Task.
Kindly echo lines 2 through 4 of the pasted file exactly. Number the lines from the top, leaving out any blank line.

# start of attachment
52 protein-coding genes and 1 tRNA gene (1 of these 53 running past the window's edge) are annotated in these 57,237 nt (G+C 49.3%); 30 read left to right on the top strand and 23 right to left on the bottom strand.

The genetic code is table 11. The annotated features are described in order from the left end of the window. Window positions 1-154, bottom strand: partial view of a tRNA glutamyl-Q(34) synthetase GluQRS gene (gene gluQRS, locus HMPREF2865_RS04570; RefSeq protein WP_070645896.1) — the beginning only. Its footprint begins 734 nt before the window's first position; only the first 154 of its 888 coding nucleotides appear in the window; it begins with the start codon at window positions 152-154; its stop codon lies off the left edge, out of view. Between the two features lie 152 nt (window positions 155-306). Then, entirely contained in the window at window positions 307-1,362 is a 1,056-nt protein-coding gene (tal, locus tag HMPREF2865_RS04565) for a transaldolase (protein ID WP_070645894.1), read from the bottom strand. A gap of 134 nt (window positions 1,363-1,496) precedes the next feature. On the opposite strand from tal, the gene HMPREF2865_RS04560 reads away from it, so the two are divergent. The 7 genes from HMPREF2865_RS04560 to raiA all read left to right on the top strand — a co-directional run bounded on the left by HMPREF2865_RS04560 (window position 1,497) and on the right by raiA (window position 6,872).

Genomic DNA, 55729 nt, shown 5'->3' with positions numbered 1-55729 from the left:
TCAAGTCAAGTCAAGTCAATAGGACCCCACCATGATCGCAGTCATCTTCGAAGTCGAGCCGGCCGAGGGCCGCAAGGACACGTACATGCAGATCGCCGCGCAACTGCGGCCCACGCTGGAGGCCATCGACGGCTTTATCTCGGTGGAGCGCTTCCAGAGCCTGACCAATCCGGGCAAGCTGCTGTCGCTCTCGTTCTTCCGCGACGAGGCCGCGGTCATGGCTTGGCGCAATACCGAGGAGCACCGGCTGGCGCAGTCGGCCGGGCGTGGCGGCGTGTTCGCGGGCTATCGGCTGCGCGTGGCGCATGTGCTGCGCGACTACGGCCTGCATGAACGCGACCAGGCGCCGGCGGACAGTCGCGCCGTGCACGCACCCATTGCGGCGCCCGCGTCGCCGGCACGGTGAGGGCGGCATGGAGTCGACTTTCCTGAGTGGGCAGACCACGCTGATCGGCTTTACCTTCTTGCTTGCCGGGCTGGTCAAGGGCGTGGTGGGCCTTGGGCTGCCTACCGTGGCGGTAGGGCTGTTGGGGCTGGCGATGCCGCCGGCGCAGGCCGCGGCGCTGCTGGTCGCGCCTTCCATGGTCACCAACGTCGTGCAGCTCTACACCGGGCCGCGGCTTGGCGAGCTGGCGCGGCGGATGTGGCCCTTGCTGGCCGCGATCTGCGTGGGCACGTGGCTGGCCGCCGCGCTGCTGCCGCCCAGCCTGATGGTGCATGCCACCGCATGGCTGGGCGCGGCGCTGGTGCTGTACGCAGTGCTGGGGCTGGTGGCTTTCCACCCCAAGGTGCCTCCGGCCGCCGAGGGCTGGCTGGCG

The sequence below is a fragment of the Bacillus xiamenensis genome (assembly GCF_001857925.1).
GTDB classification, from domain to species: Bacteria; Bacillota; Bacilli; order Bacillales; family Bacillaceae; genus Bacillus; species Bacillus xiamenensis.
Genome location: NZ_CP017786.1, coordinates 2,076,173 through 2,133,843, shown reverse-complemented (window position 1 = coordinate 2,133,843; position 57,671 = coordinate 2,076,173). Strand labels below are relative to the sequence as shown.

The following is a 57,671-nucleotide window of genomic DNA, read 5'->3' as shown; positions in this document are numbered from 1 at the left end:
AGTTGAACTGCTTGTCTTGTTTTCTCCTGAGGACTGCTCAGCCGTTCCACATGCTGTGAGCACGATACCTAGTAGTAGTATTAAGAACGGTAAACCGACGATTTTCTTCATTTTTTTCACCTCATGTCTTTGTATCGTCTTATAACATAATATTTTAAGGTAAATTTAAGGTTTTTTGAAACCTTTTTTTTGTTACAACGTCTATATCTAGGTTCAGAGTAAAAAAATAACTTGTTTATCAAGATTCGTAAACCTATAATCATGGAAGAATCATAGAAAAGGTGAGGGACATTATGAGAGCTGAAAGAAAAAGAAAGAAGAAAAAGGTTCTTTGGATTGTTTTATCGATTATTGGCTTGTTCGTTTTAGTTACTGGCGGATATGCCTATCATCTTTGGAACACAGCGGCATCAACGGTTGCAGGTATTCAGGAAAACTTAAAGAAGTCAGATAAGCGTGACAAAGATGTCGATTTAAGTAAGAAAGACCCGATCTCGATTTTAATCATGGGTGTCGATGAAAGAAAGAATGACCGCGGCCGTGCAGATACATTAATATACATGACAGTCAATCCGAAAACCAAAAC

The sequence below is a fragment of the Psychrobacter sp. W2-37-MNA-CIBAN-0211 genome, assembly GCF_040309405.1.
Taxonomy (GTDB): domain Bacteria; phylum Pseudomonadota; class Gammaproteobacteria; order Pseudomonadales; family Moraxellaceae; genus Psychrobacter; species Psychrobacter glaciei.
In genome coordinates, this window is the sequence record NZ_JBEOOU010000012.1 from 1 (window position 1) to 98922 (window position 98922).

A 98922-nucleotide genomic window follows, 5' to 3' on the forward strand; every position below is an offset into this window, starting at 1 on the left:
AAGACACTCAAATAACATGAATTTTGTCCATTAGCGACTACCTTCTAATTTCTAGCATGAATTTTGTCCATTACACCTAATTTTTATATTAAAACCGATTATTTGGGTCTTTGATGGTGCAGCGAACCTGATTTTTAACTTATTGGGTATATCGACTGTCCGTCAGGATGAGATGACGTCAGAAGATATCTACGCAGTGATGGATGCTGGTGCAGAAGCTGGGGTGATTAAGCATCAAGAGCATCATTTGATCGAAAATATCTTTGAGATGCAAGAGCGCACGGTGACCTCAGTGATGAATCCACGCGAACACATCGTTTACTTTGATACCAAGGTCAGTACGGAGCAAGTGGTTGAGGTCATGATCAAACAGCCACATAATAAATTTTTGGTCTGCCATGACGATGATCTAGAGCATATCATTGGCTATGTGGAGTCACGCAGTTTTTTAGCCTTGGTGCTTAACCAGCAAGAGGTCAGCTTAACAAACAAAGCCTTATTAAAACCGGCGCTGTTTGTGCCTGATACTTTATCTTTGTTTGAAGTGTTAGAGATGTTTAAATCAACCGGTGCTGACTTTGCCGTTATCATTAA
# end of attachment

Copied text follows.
The genetic code is table 11. The annotated features are described in order from the left end of the window. Window positions 1-154, bottom strand: partial view of a tRNA glutamyl-Q(34) synthetase GluQRS gene (gene gluQRS, locus HMPREF2865_RS04570; RefSeq protein WP_070645896.1) — the beginning only. Its footprint begins 734 nt before the window's first position; only the first 154 of its 888 coding nucleotides appear in the window; it begins with the start codon at window positions 152-154; its stop codon lies off the left edge, out of view. Between the two features lie 152 nt (window positions 155-306). Then, entirely contained in the window at window positions 307-1,362 is a 1,056-nt protein-coding gene (tal, locus tag HMPREF2865_RS04565) for a transaldolase (protein ID WP_070645894.1), read from the bottom strand. A gap of 134 nt (window positions 1,363-1,496) precedes the next feature. On the opposite strand from tal, the gene HMPREF2865_RS04560 reads away from it, so the two are divergent. The 7 genes from HMPREF2865_RS04560 to raiA all read left to right on the top strand — a co-directional run bounded on the left by HMPREF2865_RS04560 (window position 1,497) and on the right by raiA (window position 6,872).

Genomic DNA, 55729 nt, shown 5'->3' with positions numbered 1-55729 from the left:
TCAAGTCAAGTCAAGTCAATAGGACCCCACCATGATCGCAGTCATCTTCGAAGTCGAGCCGGCCGAGGGCCGCAAGGACACGTACATGCAGATCGCCGCGCAACTGCGGCCCACGCTGGAGGCCATCGACGGCTTTATCTCGGTGGAGCGCTTCCAGAGCCTGACCAATCCGGGCAAGCTGCTGTCGCTCTCGTTCTTCCGCGACGAGGCCGCGGTCATGGCTTGGCGCAATACCGAGGAGCACCGGCTGGCGCAGTCGGCCGGGCGTGGCGGCGTGTTCGCGGGCTATCGGCTGCGCGTGGCGCATGTGCTGCGCGACTACGGCCTGCATGAACGCGACCAGGCGCCGGCGGACAGTCGCGCCGTGCACGCACCCATTGCGGCGCCCGCGTCGCCGGCACGGTGAGGGCGGCATGGAGTCGACTTTCCTGAGTGGGCAGACCACGCTGATCGGCTTTACCTTCTTGCTTGCCGGGCTGGTCAAGGGCGTGGTGGGCCTTGGGCTGCCTACCGTGGCGGTAGGGCTGTTGGGGCTGGCGATGCCGCCGGCGCAGGCCGCGGCGCTGCTGGTCGCGCCTTCCATGGTCACCAACGTCGTGCAGCTCTACACCGGGCCGCGGCTTGGCGAGCTGGCGCGGCGGATGTGGCCCTTGCTGGCCGCGATCTGCGTGGGCACGTGGCTGGCCGCCGCGCTGCTGCCGCCCAGCCTGATGGTGCATGCCACCGCATGGCTGGGCGCGGCGCTGGTGCTGTACGCAGTGCTGGGGCTGGTGGCTTTCCACCCCAAGGTGCCTCCGGCCGCCGAGGGCTGGCTGGCG